By Stephen King
Stephen King is my favorite writer. I’ve
read just about everything he’s written. He is a master storyteller,
much more than a mere horror writer. His novels transcend simple
categories and themes. Bag
of Bones, his previous novel, is not only a classic ghost
story but a touching tragic romance. Your average horror writer would have
a hard time with that, but King pulls it off without a hitch.
Scribner, 523 pp, 1999
Which brings us to his latest work of
fiction, Hearts in Atlantis, a collection of five related stories
tracing three friends from a small Connecticut town as they grow up during
the turbulent 1960’s. The book is not scary, although there are a few
heart-pounding moments. It’s probably the closest King has come to
writing a pure literary work. But is it any good?
The first installment, a novella called
Low Men in Yellow Coats, occurs in the summer of 1960. Eleven-year-old
Bobby Garfield and his widowed mother live in Harwich, Connecticut, a
suburb of Bridgeport. A man has moved into an upstairs apartment, Ted
Brautigan, whom Bobby befriends, although his mother does not trust him.
Ted offers Bobby a job: keep an eye on the neighborhood and watch for
strange symbols in sidewalk hopscotch grids, missing pet poster, and kites
hanging from power lines. Most importantly, look for “low men” wearing
yellow coats. They are very bad.
Naturally, young Bobby thinks Ted is
crazy, but the man is offering him one dollar a week, good money then, and
Ted is really nice, not dangerous in any way. Imagine Bobby’s surprise
when he starts seeing all of what Ted warned him about. Thus begins an
adventure that will change Bobby’s life, along with his “little”
girlfriend Carol Gerber, forever.
Funny and suspenseful, King weaves into
a soft fantasy that ties into his magnificent Dark Tower series the
joys and travails of childhood, similar with his child characters in It.
Bobby’s relationship with her mother is especially intriguing, and plays
a pivotal role at the end.
The next story, Hearts in Atlantis,
takes place six years later. Peter Riley is a freshman at the University
of Maine, and befriends a pretty co-ed named Carol Gerber. Carol leaves
school midway through the first semester, though, to take care of her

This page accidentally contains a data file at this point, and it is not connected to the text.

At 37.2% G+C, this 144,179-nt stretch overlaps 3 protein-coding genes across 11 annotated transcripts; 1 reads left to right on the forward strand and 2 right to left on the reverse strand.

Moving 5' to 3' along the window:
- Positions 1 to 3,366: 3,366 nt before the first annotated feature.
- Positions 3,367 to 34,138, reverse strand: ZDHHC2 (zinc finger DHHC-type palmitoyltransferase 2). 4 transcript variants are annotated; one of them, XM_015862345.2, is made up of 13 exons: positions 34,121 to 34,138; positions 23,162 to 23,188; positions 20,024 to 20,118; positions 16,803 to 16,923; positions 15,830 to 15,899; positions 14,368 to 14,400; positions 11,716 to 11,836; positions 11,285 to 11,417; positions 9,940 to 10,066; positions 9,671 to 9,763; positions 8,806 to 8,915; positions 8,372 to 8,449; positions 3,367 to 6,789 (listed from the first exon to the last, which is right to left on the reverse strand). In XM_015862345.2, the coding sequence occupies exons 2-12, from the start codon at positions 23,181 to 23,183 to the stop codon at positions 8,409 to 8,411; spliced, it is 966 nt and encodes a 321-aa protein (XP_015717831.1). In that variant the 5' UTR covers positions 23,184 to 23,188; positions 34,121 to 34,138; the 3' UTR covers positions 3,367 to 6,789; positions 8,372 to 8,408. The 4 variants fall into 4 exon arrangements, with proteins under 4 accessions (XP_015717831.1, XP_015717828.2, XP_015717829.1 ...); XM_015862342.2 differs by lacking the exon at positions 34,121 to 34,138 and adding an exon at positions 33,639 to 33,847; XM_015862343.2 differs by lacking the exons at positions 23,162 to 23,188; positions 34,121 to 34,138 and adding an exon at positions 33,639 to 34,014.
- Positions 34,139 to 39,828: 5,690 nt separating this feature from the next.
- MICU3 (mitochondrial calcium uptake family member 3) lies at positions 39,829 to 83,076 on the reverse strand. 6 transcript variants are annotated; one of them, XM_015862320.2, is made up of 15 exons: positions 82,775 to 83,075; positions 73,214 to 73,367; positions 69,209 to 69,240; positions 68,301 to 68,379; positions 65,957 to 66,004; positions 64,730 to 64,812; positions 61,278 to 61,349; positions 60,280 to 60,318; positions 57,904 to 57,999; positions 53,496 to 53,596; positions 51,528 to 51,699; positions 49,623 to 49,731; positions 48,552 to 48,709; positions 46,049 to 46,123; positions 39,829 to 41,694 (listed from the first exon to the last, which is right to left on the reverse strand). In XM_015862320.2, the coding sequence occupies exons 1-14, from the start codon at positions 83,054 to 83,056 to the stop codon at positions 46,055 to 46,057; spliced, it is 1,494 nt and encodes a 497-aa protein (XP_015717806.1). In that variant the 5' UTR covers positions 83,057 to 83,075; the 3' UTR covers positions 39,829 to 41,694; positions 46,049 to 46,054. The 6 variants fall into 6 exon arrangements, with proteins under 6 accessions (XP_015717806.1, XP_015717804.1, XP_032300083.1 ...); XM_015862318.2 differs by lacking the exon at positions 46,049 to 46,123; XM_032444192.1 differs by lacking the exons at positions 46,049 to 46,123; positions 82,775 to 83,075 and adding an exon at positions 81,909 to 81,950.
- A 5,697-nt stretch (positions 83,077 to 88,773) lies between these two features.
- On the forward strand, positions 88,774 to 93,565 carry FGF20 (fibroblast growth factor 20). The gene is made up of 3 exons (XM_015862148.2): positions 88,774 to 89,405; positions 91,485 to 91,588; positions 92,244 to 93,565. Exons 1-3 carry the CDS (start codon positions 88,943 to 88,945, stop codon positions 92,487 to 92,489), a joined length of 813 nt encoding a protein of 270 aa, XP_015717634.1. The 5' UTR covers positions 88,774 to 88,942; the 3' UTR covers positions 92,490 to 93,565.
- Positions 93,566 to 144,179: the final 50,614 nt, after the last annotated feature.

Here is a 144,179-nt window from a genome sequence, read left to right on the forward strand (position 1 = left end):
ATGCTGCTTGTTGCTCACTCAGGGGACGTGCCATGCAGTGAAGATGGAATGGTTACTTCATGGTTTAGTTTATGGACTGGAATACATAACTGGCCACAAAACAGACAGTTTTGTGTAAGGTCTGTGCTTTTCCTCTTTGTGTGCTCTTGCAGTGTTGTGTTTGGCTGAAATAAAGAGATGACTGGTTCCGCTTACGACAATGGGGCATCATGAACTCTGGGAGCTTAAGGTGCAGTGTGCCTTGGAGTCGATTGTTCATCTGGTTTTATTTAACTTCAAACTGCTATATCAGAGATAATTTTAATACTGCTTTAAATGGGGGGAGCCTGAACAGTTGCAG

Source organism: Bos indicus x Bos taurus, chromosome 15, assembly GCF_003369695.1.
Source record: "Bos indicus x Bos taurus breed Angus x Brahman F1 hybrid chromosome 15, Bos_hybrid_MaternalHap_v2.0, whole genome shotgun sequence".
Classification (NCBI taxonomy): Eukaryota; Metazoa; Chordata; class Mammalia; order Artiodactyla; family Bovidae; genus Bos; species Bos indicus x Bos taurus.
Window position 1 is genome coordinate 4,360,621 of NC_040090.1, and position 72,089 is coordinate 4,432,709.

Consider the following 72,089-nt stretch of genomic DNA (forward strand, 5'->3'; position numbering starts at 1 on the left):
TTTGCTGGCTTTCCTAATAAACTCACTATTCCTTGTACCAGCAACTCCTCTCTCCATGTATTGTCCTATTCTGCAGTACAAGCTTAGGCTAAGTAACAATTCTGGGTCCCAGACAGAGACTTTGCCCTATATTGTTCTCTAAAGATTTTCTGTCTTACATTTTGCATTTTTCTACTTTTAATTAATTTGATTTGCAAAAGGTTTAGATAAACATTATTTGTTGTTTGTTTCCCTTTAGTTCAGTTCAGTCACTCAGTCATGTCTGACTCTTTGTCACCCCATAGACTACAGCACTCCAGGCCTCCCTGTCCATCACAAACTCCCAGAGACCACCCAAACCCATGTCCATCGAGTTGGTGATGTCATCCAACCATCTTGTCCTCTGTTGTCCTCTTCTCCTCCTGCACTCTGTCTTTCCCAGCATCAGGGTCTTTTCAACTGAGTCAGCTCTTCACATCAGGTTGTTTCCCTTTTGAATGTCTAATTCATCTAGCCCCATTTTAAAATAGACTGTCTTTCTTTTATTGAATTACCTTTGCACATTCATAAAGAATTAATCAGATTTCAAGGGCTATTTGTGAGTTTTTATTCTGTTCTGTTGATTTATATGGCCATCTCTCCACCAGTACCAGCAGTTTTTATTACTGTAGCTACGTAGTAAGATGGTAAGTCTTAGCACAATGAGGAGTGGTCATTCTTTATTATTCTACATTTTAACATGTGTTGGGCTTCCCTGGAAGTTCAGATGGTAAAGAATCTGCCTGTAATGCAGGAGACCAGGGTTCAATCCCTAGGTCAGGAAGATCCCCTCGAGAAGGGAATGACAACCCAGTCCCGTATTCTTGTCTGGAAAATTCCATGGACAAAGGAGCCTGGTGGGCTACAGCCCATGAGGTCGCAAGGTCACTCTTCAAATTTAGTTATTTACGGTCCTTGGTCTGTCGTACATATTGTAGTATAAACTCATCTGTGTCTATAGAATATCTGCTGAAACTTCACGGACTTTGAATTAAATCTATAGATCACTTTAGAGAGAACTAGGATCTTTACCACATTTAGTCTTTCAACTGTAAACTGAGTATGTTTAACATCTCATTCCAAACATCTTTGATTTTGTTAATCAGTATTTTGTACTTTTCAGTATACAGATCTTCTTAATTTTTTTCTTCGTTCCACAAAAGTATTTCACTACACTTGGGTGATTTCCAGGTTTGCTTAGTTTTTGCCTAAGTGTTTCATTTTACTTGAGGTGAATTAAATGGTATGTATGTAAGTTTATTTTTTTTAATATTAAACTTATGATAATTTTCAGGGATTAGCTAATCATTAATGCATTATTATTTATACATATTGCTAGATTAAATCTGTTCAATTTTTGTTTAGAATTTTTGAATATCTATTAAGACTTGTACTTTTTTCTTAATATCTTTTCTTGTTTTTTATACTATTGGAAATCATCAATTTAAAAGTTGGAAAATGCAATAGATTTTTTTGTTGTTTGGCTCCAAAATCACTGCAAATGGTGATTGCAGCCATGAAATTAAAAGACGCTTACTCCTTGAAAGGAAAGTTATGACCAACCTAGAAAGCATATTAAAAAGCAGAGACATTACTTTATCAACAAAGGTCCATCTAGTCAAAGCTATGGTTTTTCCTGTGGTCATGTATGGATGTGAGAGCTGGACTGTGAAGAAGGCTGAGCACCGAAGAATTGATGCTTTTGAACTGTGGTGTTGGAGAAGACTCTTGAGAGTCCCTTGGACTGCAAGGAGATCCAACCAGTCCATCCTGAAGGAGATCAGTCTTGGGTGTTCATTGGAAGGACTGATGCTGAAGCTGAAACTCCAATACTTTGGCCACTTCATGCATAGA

alcoholic, recently divorced mother and protest against the Vietnam War.
Riley, who has fallen in love with her, takes solace in the Hearts games
organized by the other freshman in his dormitory, and soon nearly every
guy in the dorm, Riley included, is addicted to Hearts. They play in the
third-floor lounge, all day and all night, flunking tests and getting
scholarships revoked. Riley realizes what is happening to him, and vows to
quit the game, but cannot. Until an unpopular, handicapped student named
Stokley Jones paints an anti-LBJ on a wall and takes a header down a steep
hill. That changes everything.
Although the Vietnam War and the peace
play a role in the story, it’s more of a coming-of-age theme, with the
political unrest as the backdrop. There is no supernatural element, no
blood or gore, no clanking ghosts or drooling monsters. Yet it is not
boring, which is a testament to King’s abundant talent.
The next three stories, unfortunately,
turn into more political devices rather than straight storytelling. The
characters in Blind Willie and Why We’re In Vietnam are veterans still
struggling to come to terms with their bloody experiences some twenty to
thirty years later. As I was reading their self-absorbed, self-pitying
recollections, I wondered if they thought they were the only people to
ever fight in a war. War is terrible, most people know, but I don’t
recall World War I and II vets whining and complaining about it twenty to
thirty years after the fact.
The last story, Heavenly Shades Of Night
Are Falling, finds fifty-year-old Bobby Garfield returning to Harwich,
where he reunites with Carol Gerber, now a fugitive for her role in
violent protests in the 60’s and living under a different name. It ends
on an endearing note, if somewhat vague, as the two share tender memories
and realize they still love each other.
Hearts in Atlantis is not the
typical King book, though he writes in his trademark witty and eloquent
style. Low Men In Yellow Coats is by far the best of the stories, followed
by Hearts in Atlantis. A loyal King reader looking for blood and guts may
be disappointed, but I was not. Although the politics eventually drag them
down, the stories are well paced and exciting, just from a literary
perspective. It’s different, and maybe not quite as good as other
novels, but a worthwhile effort nonetheless.